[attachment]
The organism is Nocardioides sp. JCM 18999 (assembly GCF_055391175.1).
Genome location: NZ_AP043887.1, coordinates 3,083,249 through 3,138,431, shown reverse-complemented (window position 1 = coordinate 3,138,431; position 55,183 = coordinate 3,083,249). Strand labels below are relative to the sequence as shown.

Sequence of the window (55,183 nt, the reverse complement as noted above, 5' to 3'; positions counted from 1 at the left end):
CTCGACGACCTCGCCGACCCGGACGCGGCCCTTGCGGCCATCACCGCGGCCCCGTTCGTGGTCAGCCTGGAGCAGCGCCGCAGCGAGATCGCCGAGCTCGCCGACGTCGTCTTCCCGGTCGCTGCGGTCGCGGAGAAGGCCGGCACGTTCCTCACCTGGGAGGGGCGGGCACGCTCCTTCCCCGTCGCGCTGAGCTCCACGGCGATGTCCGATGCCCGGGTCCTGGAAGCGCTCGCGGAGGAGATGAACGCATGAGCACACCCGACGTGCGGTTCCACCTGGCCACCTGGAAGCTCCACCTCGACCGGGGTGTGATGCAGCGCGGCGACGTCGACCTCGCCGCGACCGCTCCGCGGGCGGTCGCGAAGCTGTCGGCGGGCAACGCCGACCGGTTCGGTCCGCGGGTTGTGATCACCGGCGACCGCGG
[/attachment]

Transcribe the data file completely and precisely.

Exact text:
The organism is Nocardioides sp. JCM 18999 (assembly GCF_055391175.1).
Genome location: NZ_AP043887.1, coordinates 3,083,249 through 3,138,431, shown reverse-complemented (window position 1 = coordinate 3,138,431; position 55,183 = coordinate 3,083,249). Strand labels below are relative to the sequence as shown.

Sequence of the window (55,183 nt, the reverse complement as noted above, 5' to 3'; positions counted from 1 at the left end):
CTCGACGACCTCGCCGACCCGGACGCGGCCCTTGCGGCCATCACCGCGGCCCCGTTCGTGGTCAGCCTGGAGCAGCGCCGCAGCGAGATCGCCGAGCTCGCCGACGTCGTCTTCCCGGTCGCTGCGGTCGCGGAGAAGGCCGGCACGTTCCTCACCTGGGAGGGGCGGGCACGCTCCTTCCCCGTCGCGCTGAGCTCCACGGCGATGTCCGATGCCCGGGTCCTGGAAGCGCTCGCGGAGGAGATGAACGCATGAGCACACCCGACGTGCGGTTCCACCTGGCCACCTGGAAGCTCCACCTCGACCGGGGTGTGATGCAGCGCGGCGACGTCGACCTCGCCGCGACCGCTCCGCGGGCGGTCGCGAAGCTGTCGGCGGGCAACGCCGACCGGTTCGGTCCGCGGGTTGTGATCACCGGCGACCGCGG